Traffic pollution was identified as a significant problem
Exposure to traffic pollution could affect the development of babies in the womb, US researchers have warned.
They found the higher a mother's level of exposure in early and late pregnancy, the more likely it was that the baby would not grow properly.
The study, published in the Journal of Epidemiology and Community Health, looked at 336,000 babies born in New Jersey between 1999 and 2003
UK experts said much more detailed research into a link was needed.
The researchers, from the University of Medicine and Dentistry in New Jersey, used information from birth certificates and hospital discharge records.
They recorded details including each mother's ethnicity, marital status, education, whether or not she was a smoker - as well as where she lived when her baby was born.
Daily readings of air pollution from monitoring points around the state of New Jersey were taken from the US Environmental Protection Agency.
The scientists then took data from the monitoring point which was within six miles (10 km) of the mothers' homes to work out what their exposure to air pollution had been during each of the three trimesters of pregnancy.
It was found that mothers of small, and very small, birth weight babies were more likely to be younger, less well educated, of African-American ethnicity, smokers, poorer, and single parents than mothers with normal birth weight babies.
But, even after these factors had been taken into account, higher levels of air pollutants were linked to restricted foetal growth.
Two kinds of pollution produced by cars - tiny sooty particles and nitrogen dioxide - were found to have an impact.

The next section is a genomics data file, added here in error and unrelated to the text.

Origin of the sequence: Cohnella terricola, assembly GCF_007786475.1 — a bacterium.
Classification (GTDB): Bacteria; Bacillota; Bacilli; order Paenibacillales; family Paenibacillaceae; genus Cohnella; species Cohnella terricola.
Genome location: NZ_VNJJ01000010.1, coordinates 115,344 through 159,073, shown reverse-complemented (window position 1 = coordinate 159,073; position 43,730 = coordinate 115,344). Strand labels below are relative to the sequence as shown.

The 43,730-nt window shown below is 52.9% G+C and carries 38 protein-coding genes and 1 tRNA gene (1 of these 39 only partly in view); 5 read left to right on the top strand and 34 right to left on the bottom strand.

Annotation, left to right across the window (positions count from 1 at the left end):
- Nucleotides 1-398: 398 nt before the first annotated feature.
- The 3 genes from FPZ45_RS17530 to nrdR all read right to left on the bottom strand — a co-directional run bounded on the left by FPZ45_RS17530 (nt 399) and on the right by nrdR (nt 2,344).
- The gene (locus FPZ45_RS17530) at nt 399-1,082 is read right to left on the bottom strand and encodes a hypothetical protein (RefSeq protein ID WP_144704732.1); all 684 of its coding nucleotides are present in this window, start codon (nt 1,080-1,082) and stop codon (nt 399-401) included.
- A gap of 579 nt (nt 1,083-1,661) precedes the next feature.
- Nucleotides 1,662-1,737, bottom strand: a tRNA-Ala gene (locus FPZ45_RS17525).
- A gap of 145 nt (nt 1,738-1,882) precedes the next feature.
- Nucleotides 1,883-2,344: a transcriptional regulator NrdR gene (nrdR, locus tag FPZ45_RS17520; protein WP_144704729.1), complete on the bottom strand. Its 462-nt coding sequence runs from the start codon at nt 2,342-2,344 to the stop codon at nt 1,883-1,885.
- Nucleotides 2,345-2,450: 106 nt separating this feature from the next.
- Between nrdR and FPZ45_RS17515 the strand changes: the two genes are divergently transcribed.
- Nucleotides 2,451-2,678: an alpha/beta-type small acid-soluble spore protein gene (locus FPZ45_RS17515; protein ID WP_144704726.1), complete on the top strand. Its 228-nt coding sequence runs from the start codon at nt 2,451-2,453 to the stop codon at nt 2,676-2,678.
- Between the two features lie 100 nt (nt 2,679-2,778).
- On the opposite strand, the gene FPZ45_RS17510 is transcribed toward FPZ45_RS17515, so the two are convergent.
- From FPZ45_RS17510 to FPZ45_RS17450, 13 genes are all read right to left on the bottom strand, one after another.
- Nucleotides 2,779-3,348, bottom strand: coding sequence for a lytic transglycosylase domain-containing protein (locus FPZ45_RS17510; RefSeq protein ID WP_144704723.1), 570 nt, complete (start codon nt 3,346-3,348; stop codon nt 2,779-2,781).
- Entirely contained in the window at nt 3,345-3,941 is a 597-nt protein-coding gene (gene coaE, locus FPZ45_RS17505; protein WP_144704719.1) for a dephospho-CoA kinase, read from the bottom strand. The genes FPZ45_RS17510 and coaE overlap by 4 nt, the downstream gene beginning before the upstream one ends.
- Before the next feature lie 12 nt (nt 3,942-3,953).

Particulate matter is produced from vehicle exhausts and can lodge in the lungs. Fine particles, such as PM 2.5s, which penetrate deep into the lungs, have been linked to deaths from heart and respiratory diseases.
The risk of a small birth weight baby rose significantly with each increase in particulate matter of four micrograms per metres squared, during the first and third trimesters of pregnancy.
Similarly, the risk of a very small birth weight baby rose significantly with each 10 parts per billion increase in nitrogen dioxide.
Writing in the Journal of Epidemiology and Community Health, the team led by Professor David Rich, said: "Our findings suggest that air pollution, perhaps specifically traffic emissions during early and late pregnancy and/or factors associated with residence near a roadway during pregnancy, may affect foetal growth."
They say it is not clear exactly how air pollution might restrict foetal growth.
But they add previous research suggests that air pollution might alter cell activity, or cut the amount of oxygen and nutrients a baby receives while in the womb.
Professor Patrick O'Brien, of the UK's Royal College of Obstetricians and Gynaecologists, said: "This is an interesting study because it flags up a possibility of a link.
"But I think it needs to be looked at again in more detail because of the probability of confounding factors.
"The researchers ruled out smoking and social-economic background - other factors which are linked to small babies - but there are many other factors, such as diet, which could have an effect."
Professor O'Brien added that future research into the effects of pollution should be careful to check if babies are born small because their parents are small, and to ensure pregnancies are dated from scans, where this study did neither.